Thursday, November 28, 2019



Kilmore clubman and CPA member Tommie Kenoy has called on the GAA’s top brass to consult with its members to allow them mandate their Central Council delegates on the Fixtures Committee Task Force’s recommendations on fixtures. Picture: INPHO/Bryan Keane




The fixtures crises in the GAA has been described as its “biggest contemporary challenge” at a meeting of Roscommon County Board.

A motion calling on GAA authorities to put proposals drawn up by the Association’s Fixtures Review Task Force to the county’s clubs was passed at last Tuesday’s meeting.

The motion, brought by Kilmore GAA Club and Club Players Association (CPA) member Tommie Kenoy, calls on Croke Park to allow clubs to see the task force’s recommendations and subsequently make a decision on how to mandate their Central Council delegates before a final decision is made.

“What’s happening in today’s GAA is frightening. The Association’s biggest contemporary challenge is the fixtures crises.  That crises will pale into insignificance when the next big challenge hits — professional Gaelic games.

“Professional rugby has shown us the way. The GAA is blindly following suit. If it happens, intercounty players will become employees with the right to free movement. Boundaries and transfer rules, as we know them, will disappear. The most famous amateur sports organisation in the world will join the archives of history.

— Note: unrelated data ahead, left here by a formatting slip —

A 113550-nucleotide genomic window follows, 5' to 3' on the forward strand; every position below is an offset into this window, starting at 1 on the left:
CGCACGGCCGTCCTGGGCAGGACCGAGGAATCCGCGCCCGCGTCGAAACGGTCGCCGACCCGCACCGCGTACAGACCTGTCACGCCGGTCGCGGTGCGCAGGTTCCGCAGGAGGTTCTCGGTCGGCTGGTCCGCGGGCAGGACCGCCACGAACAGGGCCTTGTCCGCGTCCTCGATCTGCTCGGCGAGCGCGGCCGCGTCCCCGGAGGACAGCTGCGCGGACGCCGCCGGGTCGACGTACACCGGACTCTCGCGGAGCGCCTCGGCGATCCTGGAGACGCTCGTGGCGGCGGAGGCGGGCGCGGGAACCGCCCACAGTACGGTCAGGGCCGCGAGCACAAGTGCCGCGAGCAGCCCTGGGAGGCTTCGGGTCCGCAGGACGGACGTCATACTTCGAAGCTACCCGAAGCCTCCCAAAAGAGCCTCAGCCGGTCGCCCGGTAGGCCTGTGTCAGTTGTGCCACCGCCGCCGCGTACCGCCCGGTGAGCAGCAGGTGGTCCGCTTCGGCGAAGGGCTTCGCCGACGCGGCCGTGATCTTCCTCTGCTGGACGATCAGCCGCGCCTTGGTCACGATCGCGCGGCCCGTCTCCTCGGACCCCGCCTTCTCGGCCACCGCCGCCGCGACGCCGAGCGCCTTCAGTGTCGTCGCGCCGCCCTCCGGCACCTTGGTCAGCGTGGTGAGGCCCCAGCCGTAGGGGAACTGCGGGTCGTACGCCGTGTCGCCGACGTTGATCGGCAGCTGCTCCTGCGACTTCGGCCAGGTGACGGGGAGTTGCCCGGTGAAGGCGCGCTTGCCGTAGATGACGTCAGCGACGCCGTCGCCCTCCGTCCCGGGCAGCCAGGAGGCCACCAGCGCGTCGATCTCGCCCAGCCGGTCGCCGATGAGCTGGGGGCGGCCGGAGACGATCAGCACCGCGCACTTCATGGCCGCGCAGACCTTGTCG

“It has reached a point where we, as grassroots members, must take back control of our organisation.  Our first task is to get the fixtures crises sorted. To achieve that, we must exercise our democratic power. It’s a huge power but one we don’t use enough,” Mr Kenoy told the meeting.

Mr Kenoy felt that the GAA was being run by a system of “elitist democracy” that kept the ordinary member “outside the decision making door.”

He added that the GAA’s top brass had “played deaf” to repeated calls for action on the fixtures crises.

“Eventually, because club members were making too much noise, they set up a task force,” he stated.

“They filled the task force with GAA insiders, some of them institutionalised GAA insiders, all of whom reside in the Croke Park bubble and appear to have lost touch with volunteers on the ground.

“The task force was a cover to give the appearance of consultation and action. Their real agenda is more of the same — more status quo with Tier 2 added on, to the detriment of the clubs, club games and club players.

“The club fixtures programme is squeezed into tight corners, proved by the fact that we now have to resort to penalty shootouts to crown our county champions,” Kenoy’s statement continued.

The Kilmore clubman claimed that 50 members had responded to submissions invited by the task force.

“Some were outstanding. I have four of the best here in my hand. Any or all, if implemented, would have fixed the fixtures problem.

“Intercounty would get proper status as our main promotional and revenue generating tool and club fixtures would be fixed and restored to their proper community-based status.

“But all 50 were binned. Widespread consultation my foot  it didn’t happen.  Instead, consultation was within the Jones’ Road Pale,” Mr Kenoy pointed out.

The CPA recently withdrew from the work of the task force who have been charged with finding a way to tackle major issues surrounding the GAA’s fixtures calendar.




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